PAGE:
In the Broncos’ collective mind, at least one thing offensively has gone according to plan this year: Running backs Melvin Gordon and Javonte Williams have a similar workload.
Through 10 games, Gordon has 118 carries and 139 total touches in 344 snaps and Williams has 103 carries and 127 total touches in 296 snaps.
The Broncos (5-5) now hope the strategy of keeping both players fresh entering the season’s stretch run, which begins Sunday against the Los Angeles Chargers, helps fuel their push toward the postseason.
“This is a league, the more backs you have and you can split (the work), it does help over the long-term,” coach Vic Fangio said before practice Thursday morning.
The Broncos are the only team to have two tailbacks with at least 500 rushing yards (Gordon 522, Williams 514) and one of two teams (Green Bay) with two 100-carry tailbacks.
Gordon has more attempts, yards and touchdowns, but Williams, the Broncos’ second-round pick, has been more eye-popping with his ability to break tackles and gain chunks of yards. Gordon, who has lost key fumbles in the last two home games, is expected to remain the starter this week.
The distribution of carries has been consistent. The widest disparity between the players was six carries in the Week 3 win over the New York Jets (18 for Gordon, 12 for Williams). In the other nine games, the difference was none, one (four games), two, three and four (two games) carries.
The two differences in production: Gordon has five touchdowns compared to one for Williams, but Williams has 12 explosive carries (gain of at least 12 yards) compared to seven for Gordon. Each has a 100-yard game (Gordon 101 at the Giants, Williams 111 at Dallas) and only once have they exceeded 19 attempts in a game (Gordon 21 at Dallas).
The Chargers could provide the ideal opponent to churn out rushing yards and keep quarterback Justin Herbert and Co., off the field.
Los Angeles (6-4) is last in the league stopping the run (145.1 yards per game) and have allowed at least 175 yards in six games. Last week, the Chargers jumped to a two-touchdown lead in the third quarter, limiting Pittsburgh’s run plan to 18 attempts for 55 yards.
“Since our bye, we’ve played four really good run teams (Baltimore, Philadelphia, Minnesota and the Steelers) so we’ve made the right adjustments and we’re getting people in the right places,” Chargers coach Brandon Staley said in a conference call with Denver media. “We’ve been able to define things better for our group, we’ve tackled better and we’ve played more physical at the point of attack because I think our guys are a lot surer of what’s going on.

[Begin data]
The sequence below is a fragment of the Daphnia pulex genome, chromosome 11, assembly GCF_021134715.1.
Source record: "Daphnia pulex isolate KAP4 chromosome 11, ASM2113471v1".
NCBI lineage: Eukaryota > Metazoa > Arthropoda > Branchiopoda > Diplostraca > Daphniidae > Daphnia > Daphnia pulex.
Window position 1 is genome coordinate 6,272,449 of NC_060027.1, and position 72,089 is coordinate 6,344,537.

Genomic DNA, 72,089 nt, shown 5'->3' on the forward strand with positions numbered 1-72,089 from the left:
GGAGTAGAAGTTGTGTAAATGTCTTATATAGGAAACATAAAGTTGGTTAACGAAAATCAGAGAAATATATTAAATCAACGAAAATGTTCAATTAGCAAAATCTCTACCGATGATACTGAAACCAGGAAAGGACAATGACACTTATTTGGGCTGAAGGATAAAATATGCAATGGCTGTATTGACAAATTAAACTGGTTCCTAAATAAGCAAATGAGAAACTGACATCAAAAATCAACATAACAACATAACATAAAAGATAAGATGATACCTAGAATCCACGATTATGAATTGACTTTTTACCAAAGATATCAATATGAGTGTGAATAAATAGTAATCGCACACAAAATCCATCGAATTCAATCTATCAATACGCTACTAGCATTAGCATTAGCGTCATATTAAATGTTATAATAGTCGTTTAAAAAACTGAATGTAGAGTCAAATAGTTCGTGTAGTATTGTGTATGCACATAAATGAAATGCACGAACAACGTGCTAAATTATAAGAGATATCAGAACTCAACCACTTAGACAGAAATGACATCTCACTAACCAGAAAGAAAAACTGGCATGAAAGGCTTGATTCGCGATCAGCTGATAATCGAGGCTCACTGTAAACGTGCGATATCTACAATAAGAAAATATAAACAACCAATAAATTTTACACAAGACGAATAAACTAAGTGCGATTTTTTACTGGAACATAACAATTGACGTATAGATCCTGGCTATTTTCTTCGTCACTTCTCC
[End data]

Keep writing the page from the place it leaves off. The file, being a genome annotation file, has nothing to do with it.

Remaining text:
“I think we’ve just improved a lot and I’m really proud of our guys. The last four weeks, we’ve played at a high level.”
The external motivation also counts for something.
“We just got tired of all the noise, people saying (teams) can run all over us,” Chargers linebacker Uchenna Nwosu told reporters. “As a man, that just hurts your pride. … Everybody said enough was enough. We just really hammered in on the run game, coming off the ball and being very physical and aggressive.”
Said Fangio: “I think they’ve made a more conscious effort to play (the run) better. That’s part of their scheme, too, in that they will stay back in a two-shell (safety look). Their season statistics aren’t very good, but they’ve been better if you look at the last couple of weeks.”
A two-shell safety look takes a player away from the line of scrimmage, allowing for the offense to more easily account for every defender.
Two weeks ago, Minnesota’s Dalvin Cook gained 94 yards, but needed 24 carries, so the Broncos’ contention that Los Angeles is defending the run better is somewhat valid.
The Broncos are 4-0 when having at least 28 rushing attempts.
“We’ve done good things in the run game throughout the year,” Broncos offensive coordinator Pat Shurmur said. “(The Chargers have) got really good players. They can challenge you.”
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